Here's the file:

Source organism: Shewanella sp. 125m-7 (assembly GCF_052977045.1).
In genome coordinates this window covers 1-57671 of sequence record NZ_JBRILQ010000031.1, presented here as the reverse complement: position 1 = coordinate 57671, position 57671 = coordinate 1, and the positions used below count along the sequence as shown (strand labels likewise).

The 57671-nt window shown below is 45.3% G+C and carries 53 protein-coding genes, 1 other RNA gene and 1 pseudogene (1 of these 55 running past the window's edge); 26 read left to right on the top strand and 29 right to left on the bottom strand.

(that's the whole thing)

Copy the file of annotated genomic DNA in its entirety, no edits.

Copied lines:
Source organism: Shewanella sp. 125m-7 (assembly GCF_052977045.1).
In genome coordinates this window covers 1-57671 of sequence record NZ_JBRILQ010000031.1, presented here as the reverse complement: position 1 = coordinate 57671, position 57671 = coordinate 1, and the positions used below count along the sequence as shown (strand labels likewise).

The 57671-nt window shown below is 45.3% G+C and carries 53 protein-coding genes, 1 other RNA gene and 1 pseudogene (1 of these 55 running past the window's edge); 26 read left to right on the top strand and 29 right to left on the bottom strand.